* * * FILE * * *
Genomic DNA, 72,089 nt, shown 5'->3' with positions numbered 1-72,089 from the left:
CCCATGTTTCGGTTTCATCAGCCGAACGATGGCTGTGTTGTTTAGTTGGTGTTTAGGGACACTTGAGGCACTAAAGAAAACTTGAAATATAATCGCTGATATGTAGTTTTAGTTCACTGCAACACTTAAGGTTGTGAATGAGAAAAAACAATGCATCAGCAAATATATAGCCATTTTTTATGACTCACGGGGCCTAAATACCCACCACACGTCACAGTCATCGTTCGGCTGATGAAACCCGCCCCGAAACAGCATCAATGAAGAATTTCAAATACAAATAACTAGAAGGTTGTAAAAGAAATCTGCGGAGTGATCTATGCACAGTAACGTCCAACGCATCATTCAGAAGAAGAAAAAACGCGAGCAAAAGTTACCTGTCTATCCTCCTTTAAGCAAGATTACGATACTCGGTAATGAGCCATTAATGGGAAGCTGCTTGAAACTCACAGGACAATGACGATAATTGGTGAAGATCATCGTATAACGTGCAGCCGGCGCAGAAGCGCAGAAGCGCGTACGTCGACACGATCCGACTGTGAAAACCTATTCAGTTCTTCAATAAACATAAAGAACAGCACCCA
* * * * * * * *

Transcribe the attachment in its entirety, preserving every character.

Genomic DNA, 72,089 nt, shown 5'->3' with positions numbered 1-72,089 from the left:
CCCATGTTTCGGTTTCATCAGCCGAACGATGGCTGTGTTGTTTAGTTGGTGTTTAGGGACACTTGAGGCACTAAAGAAAACTTGAAATATAATCGCTGATATGTAGTTTTAGTTCACTGCAACACTTAAGGTTGTGAATGAGAAAAAACAATGCATCAGCAAATATATAGCCATTTTTTATGACTCACGGGGCCTAAATACCCACCACACGTCACAGTCATCGTTCGGCTGATGAAACCCGCCCCGAAACAGCATCAATGAAGAATTTCAAATACAAATAACTAGAAGGTTGTAAAAGAAATCTGCGGAGTGATCTATGCACAGTAACGTCCAACGCATCATTCAGAAGAAGAAAAAACGCGAGCAAAAGTTACCTGTCTATCCTCCTTTAAGCAAGATTACGATACTCGGTAATGAGCCATTAATGGGAAGCTGCTTGAAACTCACAGGACAATGACGATAATTGGTGAAGATCATCGTATAACGTGCAGCCGGCGCAGAAGCGCAGAAGCGCGTACGTCGACACGATCCGACTGTGAAAACCTATTCAGTTCTTCAATAAACATAAAGAACAGCACCCA